US states told to gear up for COVID vaccine distribution by November 1

Scientists have warned granting emergency authorization to a vaccine before clinical trials could pose safety dangers

US, COVID vaccine, Centers for Disease Control and Prevention
Brazilian health authority Anvisa but refused to divulge the name of the volunteer and details of where he lived, citing ‘medical confidentiality.’ 

The US Centers for Disease Control and Prevention has told states to prepare for a coronavirus vaccine to be ready for distribution by November 1.

The move heightened fears that the agency is under pressure to clear a vaccine before the US election day on November 3. Scientists have warned that granting emergency authorization to a vaccine before clinical trials are complete could pose safety dangers and inflame anti-vaccination sentiment. However, others say that doing so could save many lives.

In a letter to governors dated August 27, Robert Redfield, director of the US Centers for Disease Control and Prevention, said states “in the near future” will receive permit applications from McKesson Corp., which has contracted with CDC to distribute vaccines to places including state and local health departments and hospitals.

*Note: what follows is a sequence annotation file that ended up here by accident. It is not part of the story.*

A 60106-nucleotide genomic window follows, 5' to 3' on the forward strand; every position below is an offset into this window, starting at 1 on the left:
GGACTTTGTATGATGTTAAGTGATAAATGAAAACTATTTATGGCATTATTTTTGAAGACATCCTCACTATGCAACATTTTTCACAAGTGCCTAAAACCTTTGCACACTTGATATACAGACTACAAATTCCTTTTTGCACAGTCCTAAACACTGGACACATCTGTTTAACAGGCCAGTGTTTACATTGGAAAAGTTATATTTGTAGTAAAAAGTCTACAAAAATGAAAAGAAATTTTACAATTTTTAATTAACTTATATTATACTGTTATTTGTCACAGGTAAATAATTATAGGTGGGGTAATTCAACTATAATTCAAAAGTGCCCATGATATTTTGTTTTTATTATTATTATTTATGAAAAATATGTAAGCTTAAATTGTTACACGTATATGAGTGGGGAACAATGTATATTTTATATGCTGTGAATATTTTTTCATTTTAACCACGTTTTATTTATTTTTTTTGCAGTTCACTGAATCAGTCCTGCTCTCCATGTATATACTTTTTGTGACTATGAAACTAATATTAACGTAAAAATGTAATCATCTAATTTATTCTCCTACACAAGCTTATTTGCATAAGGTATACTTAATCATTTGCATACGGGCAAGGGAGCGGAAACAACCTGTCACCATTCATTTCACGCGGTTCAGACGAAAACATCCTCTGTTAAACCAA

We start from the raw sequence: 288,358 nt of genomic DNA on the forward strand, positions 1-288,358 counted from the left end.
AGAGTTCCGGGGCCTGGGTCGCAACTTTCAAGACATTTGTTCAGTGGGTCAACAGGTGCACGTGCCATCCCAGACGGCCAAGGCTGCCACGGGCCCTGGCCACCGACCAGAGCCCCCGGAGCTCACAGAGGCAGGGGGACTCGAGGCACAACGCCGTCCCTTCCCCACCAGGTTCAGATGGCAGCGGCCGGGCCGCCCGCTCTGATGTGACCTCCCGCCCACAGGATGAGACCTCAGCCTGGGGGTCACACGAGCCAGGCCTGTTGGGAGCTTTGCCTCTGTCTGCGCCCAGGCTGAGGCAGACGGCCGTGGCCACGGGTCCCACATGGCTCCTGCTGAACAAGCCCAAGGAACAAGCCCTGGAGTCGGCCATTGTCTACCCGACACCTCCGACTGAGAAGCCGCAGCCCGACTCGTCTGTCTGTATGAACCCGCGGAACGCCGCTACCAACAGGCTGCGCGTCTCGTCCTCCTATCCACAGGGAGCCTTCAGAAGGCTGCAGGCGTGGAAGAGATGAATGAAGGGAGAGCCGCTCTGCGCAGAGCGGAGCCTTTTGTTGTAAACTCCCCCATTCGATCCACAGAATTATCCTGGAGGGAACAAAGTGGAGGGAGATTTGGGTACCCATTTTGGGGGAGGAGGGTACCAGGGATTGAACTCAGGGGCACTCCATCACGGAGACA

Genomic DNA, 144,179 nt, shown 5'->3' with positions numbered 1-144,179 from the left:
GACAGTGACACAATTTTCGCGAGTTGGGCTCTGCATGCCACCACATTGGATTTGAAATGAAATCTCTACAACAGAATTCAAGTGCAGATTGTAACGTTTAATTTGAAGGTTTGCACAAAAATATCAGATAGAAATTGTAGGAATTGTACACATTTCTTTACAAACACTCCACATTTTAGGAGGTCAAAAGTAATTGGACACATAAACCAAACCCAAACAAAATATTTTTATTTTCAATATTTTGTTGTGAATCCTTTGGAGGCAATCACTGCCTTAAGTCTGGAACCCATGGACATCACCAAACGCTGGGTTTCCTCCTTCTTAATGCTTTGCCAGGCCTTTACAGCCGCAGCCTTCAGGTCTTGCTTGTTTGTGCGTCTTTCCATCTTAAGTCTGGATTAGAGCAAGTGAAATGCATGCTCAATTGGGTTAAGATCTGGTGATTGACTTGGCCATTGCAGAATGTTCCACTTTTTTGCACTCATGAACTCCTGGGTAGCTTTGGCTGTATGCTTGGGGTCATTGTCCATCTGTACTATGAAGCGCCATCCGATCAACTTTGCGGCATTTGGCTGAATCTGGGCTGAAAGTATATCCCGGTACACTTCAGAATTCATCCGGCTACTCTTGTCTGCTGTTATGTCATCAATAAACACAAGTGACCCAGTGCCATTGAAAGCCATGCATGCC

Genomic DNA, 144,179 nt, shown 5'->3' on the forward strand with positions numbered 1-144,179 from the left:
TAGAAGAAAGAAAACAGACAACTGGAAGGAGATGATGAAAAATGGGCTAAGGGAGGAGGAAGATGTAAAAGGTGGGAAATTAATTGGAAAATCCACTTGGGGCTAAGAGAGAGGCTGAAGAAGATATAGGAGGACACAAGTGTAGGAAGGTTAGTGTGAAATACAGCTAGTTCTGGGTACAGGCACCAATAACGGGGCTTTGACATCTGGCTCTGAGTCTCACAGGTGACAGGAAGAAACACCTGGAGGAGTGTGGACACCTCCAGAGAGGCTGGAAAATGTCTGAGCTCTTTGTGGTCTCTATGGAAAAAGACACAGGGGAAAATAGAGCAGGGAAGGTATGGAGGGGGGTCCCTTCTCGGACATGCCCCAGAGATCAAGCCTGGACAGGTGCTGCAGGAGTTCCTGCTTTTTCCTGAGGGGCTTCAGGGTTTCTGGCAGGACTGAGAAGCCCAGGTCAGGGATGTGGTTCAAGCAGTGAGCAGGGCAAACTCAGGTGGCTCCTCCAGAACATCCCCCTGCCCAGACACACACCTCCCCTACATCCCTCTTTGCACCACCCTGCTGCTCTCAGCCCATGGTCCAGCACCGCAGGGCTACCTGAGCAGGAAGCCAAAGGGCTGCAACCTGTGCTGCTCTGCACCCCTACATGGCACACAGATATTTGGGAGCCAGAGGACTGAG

“CDC urgently requests your assistance in expediting applications for these distribution facilities and, if necessary, asks that you consider waiving requirements that would prevent these facilities from becoming fully operational by November 1,” Redfield wrote.

The CDC also sent three planning documents to some health departments that included possible timelines for when vaccines would be available. “The COVID-19 vaccine landscape is evolving and uncertain, and these scenarios may evolve as more information is available,” said a document.

Another document says that limited COVID-19 vaccine doses may be available by early November and that supply will increase substantially in 2021.

Related news: China using COVID vaccine which is yet to clear Stage-3 trials: Report

The US Food and Drug Administration has raised the possibility that a vaccine might be given emergency approval before the end of trials designed to ensure its safety and effectiveness.

A request for such extraordinary approval would have to come from the vaccine developer, FDA chief Stephen Hahn told the Financial Times in an interview published on Sunday.

Pandemic planning exercises in the US have for years included recommendations that the federal government ready a distribution network while scientists work on a vaccine. The Trump administration has said it’s doing this. Companies developing the vaccines are already ramping up manufacturing so that, in case one or more is found safe and effective in people, it could start going into arms immediately.

Dr Anthony Fauci, director of the National Institute of Allergy and Infectious Diseases, said he is confident there will be a vaccine for COVID-19 by the end of the year. “I believe that by the time we get to the end of this calendar year, that we will feel comfortable that we do have a safe and effective vaccine,” Fauci has said.

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